Stocks edged lower on Monday after five straight days of gains for the S&P 500 as broker comments knocked consumer staples and investors braced for the start of earnings season.

Stocks got a boost at the open from stronger trade figures from China that helped stoke optimism in the global recovery, but the market soon struggled to keep pace with a rally that has driven the S&P 500 higher for 12 of the last 14 sessions.

After the close on Monday, aluminum giant Alcoa Inc is expected to post a profit of 6 cents per share, compared to a loss of 28 cents a year ago, marking the start of what is widely tipped to be a stronger earnings season. Alcoa shares were last up 2.5 percent to $17.43.

Marc Pado, U.S. market strategist at Cantor Fitzgerald & Co. in San Francisco, said the market was running into resistance after a strong run, with positive earnings to provide the next leg up for investors.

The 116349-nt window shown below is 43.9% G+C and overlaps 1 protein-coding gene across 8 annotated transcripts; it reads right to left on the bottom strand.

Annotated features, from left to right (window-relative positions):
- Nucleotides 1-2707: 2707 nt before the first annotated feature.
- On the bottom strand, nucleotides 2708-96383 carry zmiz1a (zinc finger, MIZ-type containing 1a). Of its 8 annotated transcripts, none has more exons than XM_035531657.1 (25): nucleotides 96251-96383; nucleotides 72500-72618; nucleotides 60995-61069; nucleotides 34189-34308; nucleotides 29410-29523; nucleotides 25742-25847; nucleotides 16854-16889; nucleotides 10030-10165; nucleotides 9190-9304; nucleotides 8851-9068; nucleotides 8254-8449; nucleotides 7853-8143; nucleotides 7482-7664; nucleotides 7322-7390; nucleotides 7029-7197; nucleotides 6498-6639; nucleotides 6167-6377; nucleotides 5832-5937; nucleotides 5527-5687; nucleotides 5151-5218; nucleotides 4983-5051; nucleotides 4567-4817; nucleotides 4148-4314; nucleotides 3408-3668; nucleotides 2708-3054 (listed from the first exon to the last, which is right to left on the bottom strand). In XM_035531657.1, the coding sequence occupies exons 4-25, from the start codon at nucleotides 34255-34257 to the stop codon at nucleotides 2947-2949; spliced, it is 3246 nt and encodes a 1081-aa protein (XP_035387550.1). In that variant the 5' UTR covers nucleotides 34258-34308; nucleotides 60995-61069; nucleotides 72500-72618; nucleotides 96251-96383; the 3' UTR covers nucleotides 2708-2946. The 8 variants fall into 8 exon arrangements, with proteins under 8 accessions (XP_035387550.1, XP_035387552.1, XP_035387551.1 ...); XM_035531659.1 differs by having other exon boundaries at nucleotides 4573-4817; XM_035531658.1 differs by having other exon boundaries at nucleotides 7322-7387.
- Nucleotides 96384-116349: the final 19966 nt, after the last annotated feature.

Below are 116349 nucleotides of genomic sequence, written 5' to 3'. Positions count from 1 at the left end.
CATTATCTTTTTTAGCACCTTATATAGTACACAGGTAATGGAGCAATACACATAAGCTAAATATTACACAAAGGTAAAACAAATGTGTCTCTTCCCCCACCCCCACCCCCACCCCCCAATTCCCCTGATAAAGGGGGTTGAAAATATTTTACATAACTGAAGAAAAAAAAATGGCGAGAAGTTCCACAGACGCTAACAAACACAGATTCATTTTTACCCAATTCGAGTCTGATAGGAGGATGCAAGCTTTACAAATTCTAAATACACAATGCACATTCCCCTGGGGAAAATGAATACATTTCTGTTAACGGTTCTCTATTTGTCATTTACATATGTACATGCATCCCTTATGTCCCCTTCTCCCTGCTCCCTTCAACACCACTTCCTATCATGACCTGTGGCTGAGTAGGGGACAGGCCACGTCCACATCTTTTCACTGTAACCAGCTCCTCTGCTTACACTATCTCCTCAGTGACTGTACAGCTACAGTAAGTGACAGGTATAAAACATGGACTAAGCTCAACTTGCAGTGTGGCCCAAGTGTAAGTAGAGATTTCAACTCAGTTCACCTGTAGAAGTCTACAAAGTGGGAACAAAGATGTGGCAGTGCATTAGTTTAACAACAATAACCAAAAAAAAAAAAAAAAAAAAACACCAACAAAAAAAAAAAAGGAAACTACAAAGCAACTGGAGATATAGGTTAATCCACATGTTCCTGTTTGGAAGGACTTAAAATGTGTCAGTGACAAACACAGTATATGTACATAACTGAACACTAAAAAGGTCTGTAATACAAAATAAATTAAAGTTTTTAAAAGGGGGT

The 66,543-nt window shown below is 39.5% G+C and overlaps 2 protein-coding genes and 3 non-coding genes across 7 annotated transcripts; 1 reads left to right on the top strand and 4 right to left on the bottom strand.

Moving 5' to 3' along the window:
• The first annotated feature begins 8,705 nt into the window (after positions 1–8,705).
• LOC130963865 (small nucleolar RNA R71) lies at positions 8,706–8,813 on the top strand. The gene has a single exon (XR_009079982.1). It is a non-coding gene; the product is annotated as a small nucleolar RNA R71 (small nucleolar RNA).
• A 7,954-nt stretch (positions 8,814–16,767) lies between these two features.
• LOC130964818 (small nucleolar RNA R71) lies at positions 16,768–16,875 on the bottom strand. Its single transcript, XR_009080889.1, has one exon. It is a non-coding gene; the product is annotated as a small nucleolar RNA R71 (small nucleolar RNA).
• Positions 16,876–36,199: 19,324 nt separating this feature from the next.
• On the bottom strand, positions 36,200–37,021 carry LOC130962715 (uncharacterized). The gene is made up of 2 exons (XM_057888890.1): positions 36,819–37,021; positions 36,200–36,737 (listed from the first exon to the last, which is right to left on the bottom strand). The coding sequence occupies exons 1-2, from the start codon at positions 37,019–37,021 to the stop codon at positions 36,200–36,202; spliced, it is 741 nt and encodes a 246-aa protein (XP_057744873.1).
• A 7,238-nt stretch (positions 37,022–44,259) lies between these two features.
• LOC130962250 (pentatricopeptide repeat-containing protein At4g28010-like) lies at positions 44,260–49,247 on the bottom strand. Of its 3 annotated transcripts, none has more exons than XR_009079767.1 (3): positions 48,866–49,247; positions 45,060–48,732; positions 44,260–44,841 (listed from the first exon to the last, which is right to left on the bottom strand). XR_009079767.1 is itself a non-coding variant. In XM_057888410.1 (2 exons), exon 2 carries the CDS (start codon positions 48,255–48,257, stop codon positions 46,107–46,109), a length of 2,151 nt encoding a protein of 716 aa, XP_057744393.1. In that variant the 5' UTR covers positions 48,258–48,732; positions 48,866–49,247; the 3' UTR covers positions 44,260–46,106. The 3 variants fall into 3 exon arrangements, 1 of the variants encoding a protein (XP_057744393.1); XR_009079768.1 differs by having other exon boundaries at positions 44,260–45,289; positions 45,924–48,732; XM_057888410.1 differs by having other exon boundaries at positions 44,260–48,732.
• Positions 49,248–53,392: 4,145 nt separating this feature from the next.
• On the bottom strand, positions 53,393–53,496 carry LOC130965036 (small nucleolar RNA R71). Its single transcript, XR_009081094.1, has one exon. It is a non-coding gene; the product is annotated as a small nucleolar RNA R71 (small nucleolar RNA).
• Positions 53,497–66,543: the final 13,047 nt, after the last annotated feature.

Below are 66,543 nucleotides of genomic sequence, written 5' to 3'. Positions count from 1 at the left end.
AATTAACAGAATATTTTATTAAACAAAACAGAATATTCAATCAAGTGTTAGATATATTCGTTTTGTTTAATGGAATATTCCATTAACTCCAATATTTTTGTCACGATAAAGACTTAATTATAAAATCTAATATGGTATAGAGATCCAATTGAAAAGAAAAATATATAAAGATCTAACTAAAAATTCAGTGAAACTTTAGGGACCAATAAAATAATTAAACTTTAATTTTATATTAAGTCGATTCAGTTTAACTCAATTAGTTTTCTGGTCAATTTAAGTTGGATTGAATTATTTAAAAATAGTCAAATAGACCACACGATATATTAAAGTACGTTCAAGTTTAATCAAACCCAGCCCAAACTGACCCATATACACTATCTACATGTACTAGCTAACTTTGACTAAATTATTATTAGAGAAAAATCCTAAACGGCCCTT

The market is focused on earnings and what's going to come out in terms of profit margins, especially in the technology and retail sectors, he said. We got a little ahead of ourselves.

Procter& Gamble
fell 1.8 percent to $59.37 after BMO cut the stock to market perform from outperform as part of its downgrade of the U.S. personal care and household product sector. Colgate-Palmolive Co fell 1.8 percent to $80.05 after BMO cut its price target on the shares by $10 to $80.

The S&P consumer staples sector <.GSPS> fell 0.5 percent and was among the biggest drags on the wider market.

The Dow Jones industrial average <.DJI> dropped 2.72 points, or 0.03 percent, to 10,615.47. The Standard & Poor's 500 Index <.SPX> dropped 0.10 points, or 0.01 percent, to 1,144.88. The Nasdaq Composite Index <.IXIC> dropped 9.03 points, or 0.39 percent, to 2,308.14.

The Nasdaq was dragged lower by big-cap technology stocks, including Apple Inc , down 0.8 percent to $210.19 and Google Inc , down 0.7 percent to $597.76.

Data from China showed it ended 2009 with record monthly imports of crude oil and soybeans and a strong appetite for iron ore and copper, while its exports rose 17.7 percent year-over-year, dwarfing a forecast for a 4 percent rise.

(Editing by Padraic Cassidy)